"Sit like a Raja" he said: Sit like a king.
Travelling in Rajastan, literally the Land of Kings, I am at awe at the splendors of nature and man alike.
Where neem trees and date palms spring from the dry, yellow dirt alongside the highway; the cattle wander lazily along the same highways with tingling bells, their necks adorned with flowers and glitter, their wild horns dyed a fainted red; where the sun's scorching rays catch the eye in the jewels of the light, colourful cloth that the women protect their skin with; the nose rings are giant and attached to heavy jewellery in the ears; the black-faced Hanuman Lanngoor monkey waves its elegant long tale on walls and temples; the food is so spicy as to set your mouth on fire; where the carvings and pillars and windows of palaces and forts and temples pierce the mind with its majesty and the walls hold secrets of a thousand years' civilization, politics, war, love and celebration.
This is a place where one must bow to the beauty that is a biproduct won of war and destruction.
A place to look down upon the wars fought on my own battlefield, and bow to the beauty that it continues to yield.
La Warmi Kuna Cocina in Cuenca (refers to womans cooking or the home makers kitchen, a name derived from the indigenous Quechua language). A class kitchen typically for tourists that come to visit Cuenca for a few days to learn how to prepare traditional fare and also a restaurant serving up the Ecuadorian cuisine from these two woman chefs. A seco de chivo and a fritada de cerdo were excellent with some chicha. A fermented corn beverage popular in Colombia and other South American countries as well. Originally made from chewing and spitting out corn, not the case so much now but still a strong brew! Street food consisting of choclo (big kernel corn) dipped in a kind of cheesy sauce and then tossed with the local cheese mixed with a little greenery in Salinas, the land of cheese, chocolate, and textiles. The fried corn kernels with chicharron is a typical accompaniment to soups or as an appetizer. The simplicity of nature on an overcast day. Remembering how I tried to rock climb only to discover that this rock crumbles, always testing the rock beneath my feet and see where these new horizons lead.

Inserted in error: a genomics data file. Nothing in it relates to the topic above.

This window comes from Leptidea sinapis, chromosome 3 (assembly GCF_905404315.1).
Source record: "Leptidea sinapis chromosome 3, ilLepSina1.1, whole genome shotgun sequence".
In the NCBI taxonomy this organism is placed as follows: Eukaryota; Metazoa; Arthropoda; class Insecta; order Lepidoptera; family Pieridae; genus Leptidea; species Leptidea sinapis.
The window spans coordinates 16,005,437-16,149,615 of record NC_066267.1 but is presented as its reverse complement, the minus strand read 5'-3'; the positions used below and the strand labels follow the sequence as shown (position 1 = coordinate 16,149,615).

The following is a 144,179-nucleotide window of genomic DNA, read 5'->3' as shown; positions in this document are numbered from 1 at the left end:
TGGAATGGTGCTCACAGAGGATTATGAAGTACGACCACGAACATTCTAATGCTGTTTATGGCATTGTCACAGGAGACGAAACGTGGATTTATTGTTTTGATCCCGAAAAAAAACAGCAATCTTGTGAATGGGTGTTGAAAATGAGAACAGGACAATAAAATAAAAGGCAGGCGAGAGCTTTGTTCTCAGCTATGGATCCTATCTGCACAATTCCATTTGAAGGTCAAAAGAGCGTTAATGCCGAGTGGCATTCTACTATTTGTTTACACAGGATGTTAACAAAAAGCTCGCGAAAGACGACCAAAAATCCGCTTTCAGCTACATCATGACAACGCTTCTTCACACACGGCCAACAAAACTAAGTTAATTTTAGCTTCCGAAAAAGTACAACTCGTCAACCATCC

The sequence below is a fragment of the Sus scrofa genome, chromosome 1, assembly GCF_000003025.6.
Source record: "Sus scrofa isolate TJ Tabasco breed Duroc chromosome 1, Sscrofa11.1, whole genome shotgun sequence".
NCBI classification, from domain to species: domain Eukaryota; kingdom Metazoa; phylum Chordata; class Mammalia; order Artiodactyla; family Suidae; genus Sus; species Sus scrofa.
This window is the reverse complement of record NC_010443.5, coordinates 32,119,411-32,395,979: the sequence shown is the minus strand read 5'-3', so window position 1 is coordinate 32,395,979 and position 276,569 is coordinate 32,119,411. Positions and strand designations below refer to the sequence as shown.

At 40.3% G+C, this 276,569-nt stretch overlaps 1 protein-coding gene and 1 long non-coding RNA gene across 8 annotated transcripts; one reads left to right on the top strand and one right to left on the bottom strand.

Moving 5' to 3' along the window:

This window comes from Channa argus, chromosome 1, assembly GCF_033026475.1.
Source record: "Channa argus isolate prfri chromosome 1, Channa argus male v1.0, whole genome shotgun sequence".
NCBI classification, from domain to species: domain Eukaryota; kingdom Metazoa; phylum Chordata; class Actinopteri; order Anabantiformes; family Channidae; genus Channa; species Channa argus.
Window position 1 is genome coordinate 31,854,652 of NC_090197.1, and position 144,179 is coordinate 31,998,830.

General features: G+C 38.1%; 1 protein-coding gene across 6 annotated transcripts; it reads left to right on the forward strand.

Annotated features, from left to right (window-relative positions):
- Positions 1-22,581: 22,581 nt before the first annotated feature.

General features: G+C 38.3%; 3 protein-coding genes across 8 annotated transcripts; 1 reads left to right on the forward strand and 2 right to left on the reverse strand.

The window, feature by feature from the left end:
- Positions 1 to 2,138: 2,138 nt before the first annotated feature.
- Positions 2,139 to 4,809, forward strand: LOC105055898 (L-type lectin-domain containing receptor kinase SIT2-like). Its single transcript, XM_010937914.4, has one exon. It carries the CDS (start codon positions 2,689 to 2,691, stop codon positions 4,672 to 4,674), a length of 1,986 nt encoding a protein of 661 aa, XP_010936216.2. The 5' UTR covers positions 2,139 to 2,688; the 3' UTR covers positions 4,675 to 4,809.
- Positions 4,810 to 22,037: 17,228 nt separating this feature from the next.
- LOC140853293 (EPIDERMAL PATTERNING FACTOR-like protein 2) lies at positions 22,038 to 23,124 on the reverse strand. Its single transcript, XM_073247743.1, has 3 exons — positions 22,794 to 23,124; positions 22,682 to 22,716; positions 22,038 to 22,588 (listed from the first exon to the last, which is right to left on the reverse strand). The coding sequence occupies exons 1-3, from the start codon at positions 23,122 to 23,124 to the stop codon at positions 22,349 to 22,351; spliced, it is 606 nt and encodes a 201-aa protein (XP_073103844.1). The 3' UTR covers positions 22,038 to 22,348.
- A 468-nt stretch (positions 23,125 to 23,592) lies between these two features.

The corralellas in small Ecuadorian pueblos in the Chimborazo province hold a traditional sense of wonder and awe as people gather and watch as young corralello boys and girls launch themselves fearlessly at the young bulls. These small scale sports serve more of the purpose to bring people together and to honor the celebrations for their town's initiation than most any other. From what I've read the toreros, a tradition brought from colonial Spain, served a societal function of class mobility for young men. In many ways it has become a tradition for traditions sake. These small coralellos are relatively safe as the young bulls hardly pose the same threat of a mature bull and also the bulls aren't intended to be killed like in the toreros. These events are organized by the pueblo during celebratory weeks and beyond that are a way they utilize to preserve their identity and history. I observed as people partook in the music and evening festivities and recognized how much a tradition varies in meaning and practice. The persistance of memory and the courage of those who inherit these traditions.
Every once in a while there comes a time where all we can do is hope. Hope for the better, hope that everything will be okay in the end, hope that this ain’t the end yet. The moment will come where destiny decides and it either turns out the way we wanted it or not. But for now, in this moment, all we’ve got is hope, that’ll keep our souls warm like a blanket in the middle of winter.